Tom Scheerer has clearly struck a chord. Already there have been quite a few pieces about this book, even before publication. There is a reason.
In a world that constantly celebrates bigger and better, Scheerer’s particular brand of understated, underdecorated design is like a refreshing Bahamian breeze. And Mimi Read has so perfectly captured his spirit and process. Like Scheerer’s work, the book has an easy-going “vibrant optimism.” You’ll want to live in its pages.
There had already been a quiet buzz building about the volume and then September’s House Beautiful, featuring a Watch Hill, Rhode Island project of his (that also appears in the book, above and below) hit the stands. His inspiring transformation of this sprawling new house into a spirited and personal home made its way onto hundreds of Pinterest boards, leaving people clamoring for more from the designer.
Just as comfortable at home in his family’s East Hampton house, below, as in a rustic island retreat, Scheerer and his work are my favorite kinds of dichotomies.
An eclectic mix of WASP heritage, contemporary touches and a penchant for a mildly exotic bohemian vibe yields rooms that are classic yet modern and all completed with the least amount of intrusion. The East Hampton house’s dining room is much the same as it was when Scheerer’s grandmother decorated it, updated with just new table and chairs and a few coats of white paint, maintaining its old fashioned charm with a fresh outlook.
While Scheerer claims it’s the “superficiality and frivolity of decorating” that appeals to him, his rooms have backbone. With an architectural degree from Cooper Union and years of training his eye, he is the perfect example of someone who knows the rules and exactly how far he can bend them. Everything is structurally and proportionally correct but with a relaxed attitude.
Take this chic Brooklyn Heights foyer. Elegant Zuber grisaille wallpaper panels and a pedigreed William IV table are brought down a notch with a rustic basket and plain potted plant.
And in the same apartment, a narrow hallway is enlivened with Scheerer’s exuberant use of his signature Lyford Trellis wallpaper. He may have his favorite fabrics and papers that he uses time and time again, but nothing ever looks quite the same. Here the same paper recolored for a young girl’s NYC bathroom takes on a completely different personality.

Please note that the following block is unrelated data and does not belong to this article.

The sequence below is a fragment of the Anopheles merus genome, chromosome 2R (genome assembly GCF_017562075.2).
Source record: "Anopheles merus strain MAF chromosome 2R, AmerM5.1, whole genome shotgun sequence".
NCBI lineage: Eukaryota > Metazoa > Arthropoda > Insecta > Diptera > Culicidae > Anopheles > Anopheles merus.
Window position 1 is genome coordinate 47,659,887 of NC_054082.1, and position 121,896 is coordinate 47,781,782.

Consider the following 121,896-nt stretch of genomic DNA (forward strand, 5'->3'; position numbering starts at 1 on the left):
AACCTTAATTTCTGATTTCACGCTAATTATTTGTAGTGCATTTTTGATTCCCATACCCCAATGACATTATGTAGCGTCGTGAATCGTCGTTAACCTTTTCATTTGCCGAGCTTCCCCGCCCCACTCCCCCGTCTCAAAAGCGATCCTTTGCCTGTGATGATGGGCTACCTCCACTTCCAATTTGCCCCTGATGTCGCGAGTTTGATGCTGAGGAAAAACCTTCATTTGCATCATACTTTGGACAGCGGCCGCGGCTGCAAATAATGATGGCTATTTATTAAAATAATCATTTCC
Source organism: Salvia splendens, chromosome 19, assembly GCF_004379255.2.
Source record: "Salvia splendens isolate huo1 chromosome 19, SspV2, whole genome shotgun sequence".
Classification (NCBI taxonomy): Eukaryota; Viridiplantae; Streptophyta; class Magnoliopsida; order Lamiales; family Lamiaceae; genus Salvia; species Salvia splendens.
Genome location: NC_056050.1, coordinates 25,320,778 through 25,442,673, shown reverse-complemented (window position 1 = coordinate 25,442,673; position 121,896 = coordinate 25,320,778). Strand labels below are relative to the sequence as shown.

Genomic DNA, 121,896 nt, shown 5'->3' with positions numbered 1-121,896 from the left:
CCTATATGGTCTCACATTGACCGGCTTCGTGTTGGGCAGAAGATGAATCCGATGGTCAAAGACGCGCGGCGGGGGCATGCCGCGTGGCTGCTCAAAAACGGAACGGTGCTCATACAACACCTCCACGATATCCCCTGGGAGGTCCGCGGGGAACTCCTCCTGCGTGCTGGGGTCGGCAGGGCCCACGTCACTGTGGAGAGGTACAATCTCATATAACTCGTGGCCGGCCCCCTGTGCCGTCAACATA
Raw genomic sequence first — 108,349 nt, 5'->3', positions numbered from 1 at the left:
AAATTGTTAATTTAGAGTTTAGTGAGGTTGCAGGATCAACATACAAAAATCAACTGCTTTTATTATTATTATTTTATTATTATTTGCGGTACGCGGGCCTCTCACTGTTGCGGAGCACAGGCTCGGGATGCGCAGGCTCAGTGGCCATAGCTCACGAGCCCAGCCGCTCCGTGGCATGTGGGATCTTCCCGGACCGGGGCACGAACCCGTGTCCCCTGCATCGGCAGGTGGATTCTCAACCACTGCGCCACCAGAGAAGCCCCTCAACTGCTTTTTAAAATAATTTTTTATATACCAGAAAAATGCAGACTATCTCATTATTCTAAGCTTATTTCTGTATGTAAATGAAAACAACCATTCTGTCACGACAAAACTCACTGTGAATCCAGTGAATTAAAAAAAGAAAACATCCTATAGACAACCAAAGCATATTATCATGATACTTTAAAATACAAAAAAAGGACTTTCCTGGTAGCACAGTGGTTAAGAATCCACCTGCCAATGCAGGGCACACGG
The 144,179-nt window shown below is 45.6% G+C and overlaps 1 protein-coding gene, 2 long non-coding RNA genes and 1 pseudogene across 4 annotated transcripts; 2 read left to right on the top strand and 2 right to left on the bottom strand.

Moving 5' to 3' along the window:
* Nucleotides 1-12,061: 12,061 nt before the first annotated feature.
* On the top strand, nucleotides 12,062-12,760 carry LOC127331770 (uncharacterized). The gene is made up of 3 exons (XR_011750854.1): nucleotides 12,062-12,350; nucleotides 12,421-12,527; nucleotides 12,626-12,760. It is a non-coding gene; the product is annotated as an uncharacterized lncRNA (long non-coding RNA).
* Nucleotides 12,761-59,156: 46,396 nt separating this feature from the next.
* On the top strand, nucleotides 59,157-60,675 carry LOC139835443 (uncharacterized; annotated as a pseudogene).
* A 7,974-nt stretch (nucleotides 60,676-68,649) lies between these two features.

Her adjoining bedroom feels nostalgic with a contemporary twist. The lavender and robin’s egg blue palette adds a fresh youthful spirit to the traditional boiserie and feminine curtains.
And while the results feel low key, the methodology is meticulous. There is an authenticity and appropriateness to Scheerer’s designs that result in complete comfort and relevance. For a house in Maine, he channeled the cozy comfort of Sister Parish. And his approach to art is the same as his designs – “an overall feeling of balance but with unexpected juxtapositions.” So while bird prints might be a natural choice for the locale, the scale and way they’re framed and hung feels bold and modern.
And in an 18th century Long Island house, Scheerer felt the the distinctive half-timbering related to a Normandy farmhouse so he enveloped the room in a document French toile, tempered with the “internet find” of a rope headboard and a graphic coverlet.
Over the years Scheerer has taken on quite a few tropical projects, including several on Harbour Island where he keeps a home. Here you see the essence of his work. His entry is simple yet full of charm and personality. As Read quotes Billy Baldwin, “Nothing is really interesting unless it’s personal.” And this is nothing if not that.
It’s an irresistible combination of Yankee practicality, island romance and vernacular charm. And who wouldn’t want to join Scheerer for lunch on his terrace, outfitted with woven-fiberglass chairs and a fringed Indonesian umbrella.
For a client on island, this bedroom says it all. Walking the line between indigenous elements and a timeless WASP aesthetic, “nothing seems contrived or out of place.” As Scheerer says, “It’s for people who want to live comfortably and smartly, but not glitzily.” And who wouldn’t?
Tom Scheerer is an original. His rooms aren’t trendy or trying to wow, but they are always right. In preparing to review this book, almost every page was tagged with a stickie for potential inclusion. As Read writes, “He’s the decorator for the long haul, the one who can compose a great-looking room that you never want to leave.”